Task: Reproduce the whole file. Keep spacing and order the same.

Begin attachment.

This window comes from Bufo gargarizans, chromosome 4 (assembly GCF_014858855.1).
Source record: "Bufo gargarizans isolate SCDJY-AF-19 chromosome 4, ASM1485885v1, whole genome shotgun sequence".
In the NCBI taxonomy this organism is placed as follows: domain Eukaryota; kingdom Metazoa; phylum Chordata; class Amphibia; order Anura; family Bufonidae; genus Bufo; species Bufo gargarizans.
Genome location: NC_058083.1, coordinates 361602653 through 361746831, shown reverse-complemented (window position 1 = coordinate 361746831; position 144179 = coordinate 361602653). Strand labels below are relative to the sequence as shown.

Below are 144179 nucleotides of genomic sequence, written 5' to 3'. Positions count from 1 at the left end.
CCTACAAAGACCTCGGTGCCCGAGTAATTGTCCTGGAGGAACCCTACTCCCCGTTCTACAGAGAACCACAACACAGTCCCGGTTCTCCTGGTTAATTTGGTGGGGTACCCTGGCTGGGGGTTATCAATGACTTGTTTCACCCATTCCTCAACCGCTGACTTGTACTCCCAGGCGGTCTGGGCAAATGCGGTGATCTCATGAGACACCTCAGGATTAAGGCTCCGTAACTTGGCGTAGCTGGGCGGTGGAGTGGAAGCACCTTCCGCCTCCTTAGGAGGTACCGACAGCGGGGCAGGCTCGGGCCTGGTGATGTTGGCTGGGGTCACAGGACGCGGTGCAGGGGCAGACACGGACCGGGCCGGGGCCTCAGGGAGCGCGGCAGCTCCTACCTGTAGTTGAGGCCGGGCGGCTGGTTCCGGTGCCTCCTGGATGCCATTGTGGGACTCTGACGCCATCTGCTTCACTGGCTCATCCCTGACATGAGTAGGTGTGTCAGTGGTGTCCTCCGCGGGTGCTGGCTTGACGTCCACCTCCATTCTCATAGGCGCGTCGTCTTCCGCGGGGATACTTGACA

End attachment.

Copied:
This window comes from Bufo gargarizans, chromosome 4 (assembly GCF_014858855.1).
Source record: "Bufo gargarizans isolate SCDJY-AF-19 chromosome 4, ASM1485885v1, whole genome shotgun sequence".
In the NCBI taxonomy this organism is placed as follows: domain Eukaryota; kingdom Metazoa; phylum Chordata; class Amphibia; order Anura; family Bufonidae; genus Bufo; species Bufo gargarizans.
Genome location: NC_058083.1, coordinates 361602653 through 361746831, shown reverse-complemented (window position 1 = coordinate 361746831; position 144179 = coordinate 361602653). Strand labels below are relative to the sequence as shown.

Below are 144179 nucleotides of genomic sequence, written 5' to 3'. Positions count from 1 at the left end.
CCTACAAAGACCTCGGTGCCCGAGTAATTGTCCTGGAGGAACCCTACTCCCCGTTCTACAGAGAACCACAACACAGTCCCGGTTCTCCTGGTTAATTTGGTGGGGTACCCTGGCTGGGGGTTATCAATGACTTGTTTCACCCATTCCTCAACCGCTGACTTGTACTCCCAGGCGGTCTGGGCAAATGCGGTGATCTCATGAGACACCTCAGGATTAAGGCTCCGTAACTTGGCGTAGCTGGGCGGTGGAGTGGAAGCACCTTCCGCCTCCTTAGGAGGTACCGACAGCGGGGCAGGCTCGGGCCTGGTGATGTTGGCTGGGGTCACAGGACGCGGTGCAGGGGCAGACACGGACCGGGCCGGGGCCTCAGGGAGCGCGGCAGCTCCTACCTGTAGTTGAGGCCGGGCGGCTGGTTCCGGTGCCTCCTGGATGCCATTGTGGGACTCTGACGCCATCTGCTTCACTGGCTCATCCCTGACATGAGTAGGTGTGTCAGTGGTGTCCTCCGCGGGTGCTGGCTTGACGTCCACCTCCATTCTCATAGGCGCGTCGTCTTCCGCGGGGATACTTGACA